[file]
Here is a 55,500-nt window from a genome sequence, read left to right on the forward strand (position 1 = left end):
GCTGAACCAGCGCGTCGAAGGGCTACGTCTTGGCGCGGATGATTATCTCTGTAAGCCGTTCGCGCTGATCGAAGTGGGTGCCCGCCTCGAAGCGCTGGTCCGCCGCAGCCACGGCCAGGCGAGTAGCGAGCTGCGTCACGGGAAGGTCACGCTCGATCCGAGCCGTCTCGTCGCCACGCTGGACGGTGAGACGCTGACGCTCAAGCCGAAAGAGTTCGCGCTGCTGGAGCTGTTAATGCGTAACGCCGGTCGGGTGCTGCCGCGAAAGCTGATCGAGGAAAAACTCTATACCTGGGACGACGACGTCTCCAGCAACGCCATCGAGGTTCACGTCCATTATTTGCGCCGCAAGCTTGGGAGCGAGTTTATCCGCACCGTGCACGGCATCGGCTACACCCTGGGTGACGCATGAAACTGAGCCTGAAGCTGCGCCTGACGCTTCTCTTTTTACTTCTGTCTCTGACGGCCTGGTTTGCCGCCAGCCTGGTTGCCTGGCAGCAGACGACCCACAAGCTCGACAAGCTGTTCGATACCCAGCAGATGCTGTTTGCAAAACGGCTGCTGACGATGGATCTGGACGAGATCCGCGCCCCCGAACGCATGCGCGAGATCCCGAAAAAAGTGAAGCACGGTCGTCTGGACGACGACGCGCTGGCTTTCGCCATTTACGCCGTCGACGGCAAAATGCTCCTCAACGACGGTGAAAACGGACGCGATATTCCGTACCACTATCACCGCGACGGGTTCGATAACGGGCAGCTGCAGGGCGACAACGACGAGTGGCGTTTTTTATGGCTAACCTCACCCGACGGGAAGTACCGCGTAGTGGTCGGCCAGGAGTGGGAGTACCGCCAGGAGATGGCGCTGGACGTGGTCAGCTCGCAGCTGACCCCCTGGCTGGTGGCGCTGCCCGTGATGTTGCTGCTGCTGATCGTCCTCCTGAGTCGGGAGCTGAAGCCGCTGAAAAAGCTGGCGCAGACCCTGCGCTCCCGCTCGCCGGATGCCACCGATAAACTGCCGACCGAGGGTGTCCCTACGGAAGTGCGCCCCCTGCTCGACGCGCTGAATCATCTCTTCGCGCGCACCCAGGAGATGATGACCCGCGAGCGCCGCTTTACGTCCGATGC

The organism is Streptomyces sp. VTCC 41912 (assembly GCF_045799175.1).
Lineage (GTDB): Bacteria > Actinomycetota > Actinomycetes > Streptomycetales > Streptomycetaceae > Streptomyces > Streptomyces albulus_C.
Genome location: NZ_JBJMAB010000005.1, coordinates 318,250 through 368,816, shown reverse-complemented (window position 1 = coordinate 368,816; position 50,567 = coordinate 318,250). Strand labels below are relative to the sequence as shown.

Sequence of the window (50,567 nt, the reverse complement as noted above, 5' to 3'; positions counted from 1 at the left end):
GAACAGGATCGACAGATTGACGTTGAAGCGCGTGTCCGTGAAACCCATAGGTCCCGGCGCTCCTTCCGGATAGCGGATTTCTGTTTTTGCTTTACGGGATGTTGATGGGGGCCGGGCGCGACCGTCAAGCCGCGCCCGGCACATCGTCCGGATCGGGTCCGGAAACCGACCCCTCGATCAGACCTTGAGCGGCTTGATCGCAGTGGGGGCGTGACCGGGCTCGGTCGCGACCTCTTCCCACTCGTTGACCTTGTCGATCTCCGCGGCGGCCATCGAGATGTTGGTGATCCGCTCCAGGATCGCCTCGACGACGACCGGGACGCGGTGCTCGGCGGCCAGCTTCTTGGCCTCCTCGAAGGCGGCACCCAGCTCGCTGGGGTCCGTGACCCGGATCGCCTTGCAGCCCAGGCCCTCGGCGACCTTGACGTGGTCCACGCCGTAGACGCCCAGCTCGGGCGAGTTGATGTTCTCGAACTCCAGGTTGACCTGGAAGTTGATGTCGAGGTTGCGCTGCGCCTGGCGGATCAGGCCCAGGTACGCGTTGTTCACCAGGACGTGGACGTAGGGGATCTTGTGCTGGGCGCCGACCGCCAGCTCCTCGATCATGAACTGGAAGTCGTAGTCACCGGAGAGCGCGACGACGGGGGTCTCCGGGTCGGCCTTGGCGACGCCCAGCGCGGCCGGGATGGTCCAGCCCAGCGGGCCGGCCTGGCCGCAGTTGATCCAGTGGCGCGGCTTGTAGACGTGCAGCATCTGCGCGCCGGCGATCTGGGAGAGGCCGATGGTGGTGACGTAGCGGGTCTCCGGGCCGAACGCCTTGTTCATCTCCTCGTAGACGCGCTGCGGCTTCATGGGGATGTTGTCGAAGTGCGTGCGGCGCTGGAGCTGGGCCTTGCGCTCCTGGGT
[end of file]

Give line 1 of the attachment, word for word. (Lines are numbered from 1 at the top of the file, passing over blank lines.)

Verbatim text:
Here is a 55,500-nt window from a genome sequence, read left to right on the forward strand (position 1 = left end):